Senatla’s born to run

Blitzboks speedster Seabelo Senatla is set to realise his Olympic dream, writes JON CARDINELLI.

Seabelo Senatla was seven years old when he fell in love with sprinting. The year was 2000, and the US speedsters Maurice Green and Marion Jones were in dominant form at the Olympic Games in Sydney. The images of those athletes flying down the track at Stadium Australia were broadcast to all corners of the globe, and as fate would have it, a small boy in a far-flung town in the northern Free State was watching on his parents’ TV. The energy of Green and Jones made a profound impression. Young Senatla’s dream to run faster than anyone else on sport’s grandest stage was sparked to life.

‘I remember watching the Olympics when I was younger, seeing the best of the best race in those 100m sprints,’ Senatla tells SA Rugby magazine. ‘When the race was over, I would rush outside and then proceed to sprint as if I was one of those athletes. I ran as fast as I could.’

In high school, Senatla ran the 100m in 10.6sec. Towards the end of his school days, he began to take rugby more seriously. By the age of 20, he was a regular feature for the Blitzboks on the World Rugby Sevens Series circuit. By 21, he had won the Currie Cup with Western Province.

That desire to represent his country at the Olympic Games, however, never wavered. And now, as the Games prepares to welcome rugby back into the fold, and as the Blitzboks set their sights on Olympic gold, Senatla is all too aware of the significance of this opportunity.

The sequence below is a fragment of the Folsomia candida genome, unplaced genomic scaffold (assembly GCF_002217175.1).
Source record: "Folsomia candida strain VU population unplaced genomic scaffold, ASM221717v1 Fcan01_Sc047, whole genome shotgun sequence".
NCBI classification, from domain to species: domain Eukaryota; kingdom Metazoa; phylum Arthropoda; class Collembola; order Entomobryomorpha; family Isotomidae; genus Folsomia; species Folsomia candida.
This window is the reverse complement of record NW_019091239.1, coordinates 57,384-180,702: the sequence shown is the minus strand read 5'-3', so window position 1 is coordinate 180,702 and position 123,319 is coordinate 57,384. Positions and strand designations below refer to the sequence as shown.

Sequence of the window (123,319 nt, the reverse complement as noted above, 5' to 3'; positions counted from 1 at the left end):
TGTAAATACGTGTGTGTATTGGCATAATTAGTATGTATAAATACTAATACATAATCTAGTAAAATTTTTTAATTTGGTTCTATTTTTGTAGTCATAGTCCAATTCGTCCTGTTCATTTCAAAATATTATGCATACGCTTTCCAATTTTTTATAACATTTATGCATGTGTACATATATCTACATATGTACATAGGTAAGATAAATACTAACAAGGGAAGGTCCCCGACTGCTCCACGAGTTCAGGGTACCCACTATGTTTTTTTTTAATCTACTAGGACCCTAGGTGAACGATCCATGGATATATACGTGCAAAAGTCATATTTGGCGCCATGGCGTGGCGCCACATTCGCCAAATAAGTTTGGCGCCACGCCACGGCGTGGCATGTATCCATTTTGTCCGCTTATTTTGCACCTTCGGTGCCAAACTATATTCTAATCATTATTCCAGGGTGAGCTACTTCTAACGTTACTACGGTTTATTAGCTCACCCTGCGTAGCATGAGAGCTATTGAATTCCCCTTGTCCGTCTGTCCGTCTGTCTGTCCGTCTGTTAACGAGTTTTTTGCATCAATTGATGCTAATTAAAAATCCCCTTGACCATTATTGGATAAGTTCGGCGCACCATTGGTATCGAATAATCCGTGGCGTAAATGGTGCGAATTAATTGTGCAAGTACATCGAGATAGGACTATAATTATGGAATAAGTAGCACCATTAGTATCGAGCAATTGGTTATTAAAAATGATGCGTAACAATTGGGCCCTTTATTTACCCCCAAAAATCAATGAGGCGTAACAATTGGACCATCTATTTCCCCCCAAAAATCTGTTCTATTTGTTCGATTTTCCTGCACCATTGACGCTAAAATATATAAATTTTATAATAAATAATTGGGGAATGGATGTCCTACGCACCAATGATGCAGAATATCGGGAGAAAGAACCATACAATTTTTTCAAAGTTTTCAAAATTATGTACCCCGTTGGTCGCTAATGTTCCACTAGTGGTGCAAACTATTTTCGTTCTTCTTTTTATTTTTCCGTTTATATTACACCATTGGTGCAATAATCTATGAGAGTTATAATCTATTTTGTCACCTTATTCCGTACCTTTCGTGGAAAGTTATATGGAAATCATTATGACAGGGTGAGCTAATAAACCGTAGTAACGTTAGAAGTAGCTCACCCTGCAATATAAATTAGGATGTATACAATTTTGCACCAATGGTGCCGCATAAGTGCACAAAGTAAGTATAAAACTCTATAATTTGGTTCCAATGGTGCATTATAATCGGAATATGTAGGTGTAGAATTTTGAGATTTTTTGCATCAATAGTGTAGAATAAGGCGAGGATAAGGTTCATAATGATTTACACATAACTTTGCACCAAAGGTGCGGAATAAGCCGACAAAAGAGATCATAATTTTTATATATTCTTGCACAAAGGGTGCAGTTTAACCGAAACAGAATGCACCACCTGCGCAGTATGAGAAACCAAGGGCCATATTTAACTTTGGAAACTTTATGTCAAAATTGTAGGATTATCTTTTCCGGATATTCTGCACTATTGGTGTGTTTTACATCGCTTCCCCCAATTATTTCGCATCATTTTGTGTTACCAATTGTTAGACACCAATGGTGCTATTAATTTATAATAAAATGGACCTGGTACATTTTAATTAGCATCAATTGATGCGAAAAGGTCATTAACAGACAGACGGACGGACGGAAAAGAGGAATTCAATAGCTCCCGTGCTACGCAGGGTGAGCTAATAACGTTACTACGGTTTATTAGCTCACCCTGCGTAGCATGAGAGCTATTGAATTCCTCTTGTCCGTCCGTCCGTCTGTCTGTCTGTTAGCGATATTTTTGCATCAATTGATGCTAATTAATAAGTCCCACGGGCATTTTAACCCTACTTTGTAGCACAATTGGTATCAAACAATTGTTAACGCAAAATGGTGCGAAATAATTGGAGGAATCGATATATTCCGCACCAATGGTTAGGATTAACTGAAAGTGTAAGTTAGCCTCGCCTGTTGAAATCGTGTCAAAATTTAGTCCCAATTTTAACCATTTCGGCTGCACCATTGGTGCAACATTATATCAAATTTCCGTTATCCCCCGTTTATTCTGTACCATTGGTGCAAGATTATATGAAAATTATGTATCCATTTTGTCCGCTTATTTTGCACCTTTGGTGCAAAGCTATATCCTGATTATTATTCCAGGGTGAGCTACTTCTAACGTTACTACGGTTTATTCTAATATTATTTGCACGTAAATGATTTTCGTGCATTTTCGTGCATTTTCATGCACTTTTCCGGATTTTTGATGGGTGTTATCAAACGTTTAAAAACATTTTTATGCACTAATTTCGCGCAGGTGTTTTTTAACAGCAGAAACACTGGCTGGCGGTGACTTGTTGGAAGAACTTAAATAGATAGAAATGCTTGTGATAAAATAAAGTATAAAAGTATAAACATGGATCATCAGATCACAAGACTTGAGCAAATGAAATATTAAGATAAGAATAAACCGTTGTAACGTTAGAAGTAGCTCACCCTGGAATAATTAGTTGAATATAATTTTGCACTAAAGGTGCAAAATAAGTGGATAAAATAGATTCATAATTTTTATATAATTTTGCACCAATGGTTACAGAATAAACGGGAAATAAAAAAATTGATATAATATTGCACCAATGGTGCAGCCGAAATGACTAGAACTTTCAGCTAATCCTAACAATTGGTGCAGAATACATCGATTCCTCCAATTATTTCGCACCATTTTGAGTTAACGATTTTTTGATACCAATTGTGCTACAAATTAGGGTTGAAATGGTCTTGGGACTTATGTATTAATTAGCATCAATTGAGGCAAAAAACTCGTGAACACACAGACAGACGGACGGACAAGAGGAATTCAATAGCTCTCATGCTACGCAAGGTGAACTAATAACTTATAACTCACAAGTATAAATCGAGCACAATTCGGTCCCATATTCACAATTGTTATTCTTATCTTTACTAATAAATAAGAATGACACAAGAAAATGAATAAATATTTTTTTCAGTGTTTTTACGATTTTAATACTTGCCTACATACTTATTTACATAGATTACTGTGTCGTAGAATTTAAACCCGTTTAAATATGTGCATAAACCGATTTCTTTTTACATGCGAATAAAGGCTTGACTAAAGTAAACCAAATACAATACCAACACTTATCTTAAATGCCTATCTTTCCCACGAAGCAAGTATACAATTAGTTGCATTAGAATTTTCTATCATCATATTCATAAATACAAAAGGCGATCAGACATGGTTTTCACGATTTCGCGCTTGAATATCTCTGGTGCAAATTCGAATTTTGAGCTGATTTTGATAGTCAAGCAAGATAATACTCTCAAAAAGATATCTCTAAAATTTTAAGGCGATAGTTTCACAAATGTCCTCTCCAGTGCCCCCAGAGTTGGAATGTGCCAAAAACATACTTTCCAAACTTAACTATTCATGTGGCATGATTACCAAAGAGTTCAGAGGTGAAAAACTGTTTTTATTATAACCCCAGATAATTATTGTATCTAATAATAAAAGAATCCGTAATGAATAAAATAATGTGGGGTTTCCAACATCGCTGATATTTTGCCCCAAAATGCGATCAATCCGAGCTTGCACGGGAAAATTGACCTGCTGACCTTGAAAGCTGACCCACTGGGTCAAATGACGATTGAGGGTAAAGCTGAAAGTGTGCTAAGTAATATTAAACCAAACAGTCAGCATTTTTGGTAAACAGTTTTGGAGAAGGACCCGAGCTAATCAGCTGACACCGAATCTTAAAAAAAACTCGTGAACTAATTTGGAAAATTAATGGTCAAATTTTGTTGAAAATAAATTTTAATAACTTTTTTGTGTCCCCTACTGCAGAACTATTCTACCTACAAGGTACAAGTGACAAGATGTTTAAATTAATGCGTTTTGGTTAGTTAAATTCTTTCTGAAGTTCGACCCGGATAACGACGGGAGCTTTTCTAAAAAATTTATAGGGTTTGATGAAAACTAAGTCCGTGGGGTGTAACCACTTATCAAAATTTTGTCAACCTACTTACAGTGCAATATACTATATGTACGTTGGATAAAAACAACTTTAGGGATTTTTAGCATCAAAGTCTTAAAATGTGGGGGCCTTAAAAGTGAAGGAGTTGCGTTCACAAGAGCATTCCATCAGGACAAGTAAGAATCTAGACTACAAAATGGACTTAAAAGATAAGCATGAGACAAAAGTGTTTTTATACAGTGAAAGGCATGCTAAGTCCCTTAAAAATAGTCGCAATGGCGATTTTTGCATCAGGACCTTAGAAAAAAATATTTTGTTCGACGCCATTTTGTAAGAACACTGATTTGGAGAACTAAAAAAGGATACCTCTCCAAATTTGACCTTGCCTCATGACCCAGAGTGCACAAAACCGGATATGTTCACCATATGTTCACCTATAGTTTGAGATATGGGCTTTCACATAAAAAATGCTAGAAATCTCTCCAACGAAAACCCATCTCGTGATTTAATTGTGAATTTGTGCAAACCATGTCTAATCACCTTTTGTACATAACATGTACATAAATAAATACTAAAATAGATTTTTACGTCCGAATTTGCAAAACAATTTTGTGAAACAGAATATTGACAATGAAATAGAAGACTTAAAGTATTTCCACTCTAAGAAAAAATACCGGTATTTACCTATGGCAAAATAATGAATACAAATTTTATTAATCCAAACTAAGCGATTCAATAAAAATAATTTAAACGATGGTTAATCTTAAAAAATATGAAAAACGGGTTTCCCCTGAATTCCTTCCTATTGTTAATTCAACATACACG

‘I’m an athlete at heart,’ he says. ‘I’ve been keen on running since I was very young, and have always viewed the Olympics as the pinnacle. Unfortunately, I never made it in athletics [to the point where he could represent South Africa], but now I have this chance to realise my dream, albeit for the sevens side.’

Team SA won six medals at the 2012 Games in London. Like other South Africans, Senatla witnessed the success of the swimmers, rowers, canoeists and athletics stars on live TV.

Four years on, and the Blitzboks stand a great chance of adding another Olympic gold to South Africa’s tally. Senatla will have an opportunity to realise his childhood dream.

‘I celebrated when South Africa won those medals in 2012,’ he says. ‘It was very exciting to see stars like Chad le Clos and Caster Semenya doing great things for  our country.  

‘I still follow many of those codes, and I’ve been impressed with the way [sprinter] Wayde van Niekerk has been performing in recent months. Hopefully they can all do well in Rio, and hopefully the Blitzboks can play their part too.

‘I remember the moment when I realised I wasn’t going to make it to the Olympics as an athlete,’ he continues. ‘I had to readjust my goals. I really wanted to be a Springbok, to play in the 15-man side. I saw the Blitzboks as a stepping stone to that goal.

‘But the way things worked out, there was an opportunity for me to realise my Olympic dream with rugby on the schedule at the 2016 Games in Rio. My goals changed again. It’s been something I’ve been working towards ever since.’